The power of habit By Louise Rudd.

Louise Rudd talks us through the importance of our habits and how they can impact our running

Habits – we all have them both good and bad. When you woke up this morning what did you do first? grab a coffee, go to the toilet & check social media (you know you all have so stop pretending to be horrified), did you brush your teeth before or after your shower?

Back in 1892 William James who was an American philosopher & psychologist stated “All our life, so far as it has definite form, is but a mass of habits”. This was backed up by a paper published in 2006 by Duke University that found more than 40% of actions people performed each day were not actual decisions, but habits.

I’ve bitten my nails for as long as I can remember, I remember starting to race at Trafford AC (then Stretford AC) 36 years ago and each week the same starting official coming over and taking my hand from my mouth in an effort to stop me biting my nails on the start line! It’s not a pleasant habit but it’s clear that my habit for exercise started young and that’s not a bad habit.

Ramping down
There are many books out there that try to analyse & understand habits, one I chose was The Power of Habit by Chales Duhigg. It looks at first at understanding then how you can change them. Habits, scientists say, emerge because the brain is constantly looking for ways to save effort, habits allow your brain to ramp down more often. How many times on a run have you arrived somewhere without realisng how you got there? It’s certainly one of the attractions of running is the meditative nature of it, just switching off.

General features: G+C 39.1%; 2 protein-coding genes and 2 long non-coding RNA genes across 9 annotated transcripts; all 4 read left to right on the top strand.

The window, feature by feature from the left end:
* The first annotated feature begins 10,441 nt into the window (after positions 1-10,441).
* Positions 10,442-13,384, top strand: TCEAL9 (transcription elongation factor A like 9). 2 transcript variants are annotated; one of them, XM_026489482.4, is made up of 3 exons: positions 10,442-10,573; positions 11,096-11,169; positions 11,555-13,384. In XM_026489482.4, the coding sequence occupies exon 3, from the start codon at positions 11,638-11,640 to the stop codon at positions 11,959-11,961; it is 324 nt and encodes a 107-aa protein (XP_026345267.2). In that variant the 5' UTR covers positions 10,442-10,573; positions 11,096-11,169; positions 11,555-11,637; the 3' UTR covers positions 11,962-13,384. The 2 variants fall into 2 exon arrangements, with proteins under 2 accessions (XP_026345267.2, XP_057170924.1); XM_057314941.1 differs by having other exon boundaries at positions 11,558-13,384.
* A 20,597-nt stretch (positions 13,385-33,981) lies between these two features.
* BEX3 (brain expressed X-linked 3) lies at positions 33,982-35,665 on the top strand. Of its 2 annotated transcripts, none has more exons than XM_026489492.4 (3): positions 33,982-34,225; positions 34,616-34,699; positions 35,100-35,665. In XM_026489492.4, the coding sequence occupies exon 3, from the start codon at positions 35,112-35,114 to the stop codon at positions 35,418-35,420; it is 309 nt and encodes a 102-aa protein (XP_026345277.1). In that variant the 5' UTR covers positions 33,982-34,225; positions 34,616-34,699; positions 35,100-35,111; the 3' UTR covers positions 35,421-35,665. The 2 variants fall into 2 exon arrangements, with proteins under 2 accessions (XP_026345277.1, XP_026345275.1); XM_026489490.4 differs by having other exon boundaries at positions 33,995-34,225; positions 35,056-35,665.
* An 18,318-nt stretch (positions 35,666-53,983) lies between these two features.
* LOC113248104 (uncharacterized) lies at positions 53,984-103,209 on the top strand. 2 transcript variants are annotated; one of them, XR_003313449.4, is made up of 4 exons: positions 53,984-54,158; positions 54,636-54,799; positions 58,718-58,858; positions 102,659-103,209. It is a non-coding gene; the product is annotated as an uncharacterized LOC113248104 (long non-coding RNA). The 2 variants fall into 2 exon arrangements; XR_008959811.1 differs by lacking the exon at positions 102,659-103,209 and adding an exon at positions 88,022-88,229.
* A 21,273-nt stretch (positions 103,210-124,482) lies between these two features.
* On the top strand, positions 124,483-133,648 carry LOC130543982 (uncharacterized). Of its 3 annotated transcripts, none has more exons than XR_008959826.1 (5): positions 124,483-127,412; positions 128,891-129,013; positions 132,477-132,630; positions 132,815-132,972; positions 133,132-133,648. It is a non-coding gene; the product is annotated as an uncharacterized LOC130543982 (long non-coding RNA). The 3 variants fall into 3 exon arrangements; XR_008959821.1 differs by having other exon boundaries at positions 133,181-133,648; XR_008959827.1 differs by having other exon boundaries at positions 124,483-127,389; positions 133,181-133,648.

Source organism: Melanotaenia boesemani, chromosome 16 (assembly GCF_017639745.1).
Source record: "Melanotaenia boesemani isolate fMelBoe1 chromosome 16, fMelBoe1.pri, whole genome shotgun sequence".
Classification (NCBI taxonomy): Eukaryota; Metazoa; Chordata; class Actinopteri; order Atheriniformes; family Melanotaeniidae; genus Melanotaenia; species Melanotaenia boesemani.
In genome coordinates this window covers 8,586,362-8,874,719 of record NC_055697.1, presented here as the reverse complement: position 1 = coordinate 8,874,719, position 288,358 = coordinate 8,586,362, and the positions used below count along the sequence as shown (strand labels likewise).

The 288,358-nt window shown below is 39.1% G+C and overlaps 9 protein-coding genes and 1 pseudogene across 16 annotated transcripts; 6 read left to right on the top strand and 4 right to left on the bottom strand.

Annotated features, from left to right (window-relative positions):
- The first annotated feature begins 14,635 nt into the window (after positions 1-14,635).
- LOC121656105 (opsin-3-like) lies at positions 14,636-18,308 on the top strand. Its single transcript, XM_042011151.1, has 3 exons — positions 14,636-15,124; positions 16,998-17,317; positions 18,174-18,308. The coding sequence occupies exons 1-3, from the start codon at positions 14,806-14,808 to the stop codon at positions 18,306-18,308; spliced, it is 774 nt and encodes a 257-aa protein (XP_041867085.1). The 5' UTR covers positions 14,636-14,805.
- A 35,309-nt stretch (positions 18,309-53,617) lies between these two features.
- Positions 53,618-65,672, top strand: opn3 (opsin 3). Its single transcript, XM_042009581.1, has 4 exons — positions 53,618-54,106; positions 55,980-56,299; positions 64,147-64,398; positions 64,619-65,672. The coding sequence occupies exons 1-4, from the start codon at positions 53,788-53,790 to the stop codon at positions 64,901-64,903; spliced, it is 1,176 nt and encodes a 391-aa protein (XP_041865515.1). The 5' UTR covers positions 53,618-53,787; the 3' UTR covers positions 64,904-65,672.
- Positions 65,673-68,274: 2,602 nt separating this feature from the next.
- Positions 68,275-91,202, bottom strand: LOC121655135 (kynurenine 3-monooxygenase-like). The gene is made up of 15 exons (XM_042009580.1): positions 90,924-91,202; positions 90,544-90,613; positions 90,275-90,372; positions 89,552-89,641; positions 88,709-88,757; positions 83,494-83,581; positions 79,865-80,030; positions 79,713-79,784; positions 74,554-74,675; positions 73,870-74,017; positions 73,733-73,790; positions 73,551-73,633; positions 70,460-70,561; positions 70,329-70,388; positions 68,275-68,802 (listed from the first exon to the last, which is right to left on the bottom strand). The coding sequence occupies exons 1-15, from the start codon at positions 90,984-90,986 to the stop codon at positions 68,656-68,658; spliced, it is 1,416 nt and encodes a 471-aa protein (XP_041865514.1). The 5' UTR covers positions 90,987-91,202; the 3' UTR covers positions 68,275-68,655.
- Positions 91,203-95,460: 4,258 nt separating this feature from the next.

The habit process is a three step loop. First there is a cue – this is the trigger that tells your brain to go into automatic mode & which habit to use. Then there is the routine – this can be physical, mental or emotional. Finally, there is a reward – this helps your brain figure out if this particular loop is worth remembering for the future.

You don’t have to make massive changes, small changes lead to small wins which lead to habit changes. How often have you said you want to stretch more? So start with just a few mins, don’t make it unmanageable, maybe decide that you will do it whilst watching the news or take a few mins before bed and stretch rather than scroll aimlessly through your phone. One habit I’ve learnt to incorporate is meditative breathing, just a few mins of deep breaths or big sighs even, just to slow down & relax, i’ve found it helps me to switch off if I need a break & calm me if I’m in a stressful situation. It’s taken a while to build the habit but as I saw the benefit (reward) it became easier.

Habits v Behaviours
As I’ve highlighted a habit is something you do repeatedly until it becomes automatic. Behaviours are your actions in coordination with your environment & surroundings. Social learning theory was suggested by Albert Bandura & it emphasized the importance of observing, modelling & imitating the behaviours, attitudes & emotional reactions of others. It considers how both environmental & cognitive factors interact to influence human behaviour & learning.

Children especially learn by observing what’s around them – it could be parents, TV, sports people, their peers, teachers. How the people around respond to the behaviour normally decides whether they continue to do it – punishment or praise. Us adults really aren’t that different. If at training you decide that you are going to be positive about sessions and people notice, it’s more likely you will continue. I guess the difference to a habit is that the habit has more intrinsic reinforcement whereas a behavior has an external reinforcement.